Whether you call it charisma, charm or magnetism, some people seem like naturals. Good news: It can be learned.

By Rachel Feintzeig
Mon, Jul 22, 2024 4 min

Great leaders have it. Gen Z has a new word for it. Can the rest of us learn it?

Charisma—or rizz , as current teenage slang has anointed it—can feel like an ephemeral gift some are just born with. The chosen among us network and chitchat, exuding warmth as they effortlessly hold court. Then there’s everyone else, agonising over exclamation points in email drafts and internally replaying that joke they made in the meeting, wondering if it hit.

“Well, this is awkward,” Mike Rizzo, the head of a community for marketing operations professionals, says of rizz being crowned 2023 word of the year by the publisher of the Oxford English Dictionary. It’s so close to his last name, but so far from how he sees himself. He sometimes gets sweaty palms before hosting webinars.

Who could blame us for obsessing over charisma, or lack thereof? It can lubricate social interactions, win us friends, and score promotions . It’s also possible to cultivate, assures Charles Duhigg, the author of a book about people he dubs super communicators.

At its heart, charisma isn’t about some grand performance. It’s a state we elicit in other people, Duhigg says. It’s about fostering connection and making our conversation partners feel they’re the charming—or interesting or funny—ones.

The key is to ask deeper, though not prying, questions that invite meaningful and revealing responses, Duhigg says. And match the other person’s vibes. Maybe they want to talk about emotions, the joy they felt watching their kid graduate from high school last weekend. Or maybe they’re just after straight-up logistics and want you to quickly tell them exactly how the team is going to turn around that presentation by tomorrow.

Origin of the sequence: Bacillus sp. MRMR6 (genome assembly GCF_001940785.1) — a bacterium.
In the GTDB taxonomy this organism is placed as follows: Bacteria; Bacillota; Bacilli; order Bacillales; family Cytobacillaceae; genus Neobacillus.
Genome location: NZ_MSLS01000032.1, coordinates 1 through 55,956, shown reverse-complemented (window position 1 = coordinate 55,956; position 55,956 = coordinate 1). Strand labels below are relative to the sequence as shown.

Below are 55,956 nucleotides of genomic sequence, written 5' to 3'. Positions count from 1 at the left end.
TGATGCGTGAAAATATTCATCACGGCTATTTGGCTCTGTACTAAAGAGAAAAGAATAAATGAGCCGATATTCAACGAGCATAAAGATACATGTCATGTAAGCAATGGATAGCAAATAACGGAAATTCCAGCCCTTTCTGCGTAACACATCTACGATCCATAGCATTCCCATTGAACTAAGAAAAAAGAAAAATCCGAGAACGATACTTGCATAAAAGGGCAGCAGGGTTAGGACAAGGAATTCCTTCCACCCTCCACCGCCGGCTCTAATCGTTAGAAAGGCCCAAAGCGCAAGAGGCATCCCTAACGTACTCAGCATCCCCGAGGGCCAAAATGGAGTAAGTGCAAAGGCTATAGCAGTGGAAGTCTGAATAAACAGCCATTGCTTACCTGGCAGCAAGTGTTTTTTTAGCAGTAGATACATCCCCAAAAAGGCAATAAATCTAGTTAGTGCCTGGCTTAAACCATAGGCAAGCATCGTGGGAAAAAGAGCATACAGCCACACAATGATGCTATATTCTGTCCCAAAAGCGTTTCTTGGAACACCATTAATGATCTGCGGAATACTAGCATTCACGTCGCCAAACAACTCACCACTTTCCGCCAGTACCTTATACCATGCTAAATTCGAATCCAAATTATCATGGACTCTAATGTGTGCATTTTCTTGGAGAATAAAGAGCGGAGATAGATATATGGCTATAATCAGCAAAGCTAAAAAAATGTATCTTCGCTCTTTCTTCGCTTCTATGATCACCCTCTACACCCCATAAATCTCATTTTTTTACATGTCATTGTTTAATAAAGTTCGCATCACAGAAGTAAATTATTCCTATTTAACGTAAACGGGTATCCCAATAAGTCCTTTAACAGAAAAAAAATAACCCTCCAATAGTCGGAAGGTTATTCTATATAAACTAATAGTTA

You might be hired into a company for your skill set, Duhigg says, but your ability to communicate and earn people’s trust propels you up the ladder: “That is leadership.”

Approachable and relatable

In reporting this column, I was surprised to hear many executives and professionals I find breezily confident and pleasantly chatty confess it wasn’t something that came naturally. They had to work on it.

Dave MacLennan , who served as chief executive of agricultural giant Cargill for nearly a decade, started by leaning into a nickname: DMac, first bestowed upon him in a C-suite meeting where half the executives were named Dave.

He liked the informality of it. The further he ascended up the corporate hierarchy, the more he strove to be approachable and relatable.

Employees “need a reason to follow you,” he says. “One of the reasons they’re going to follow you is that they feel they know you.”

He makes a point to remember the details and dates of people’s lives, such as colleagues’ birthdays. After making his acquaintance, in a meeting years ago at The Wall Street Journal’s offices, I was shocked to receive an email from his address months later. Subject line: You , a heading so compelling I still recall it. He went on to say he remembered I was due with my first child any day now and just wanted to say good luck.

“So many people say, ‘Oh, I don’t have a good memory for that,’” he says. Prioritise remembering, making notes on your phone if you need, he says.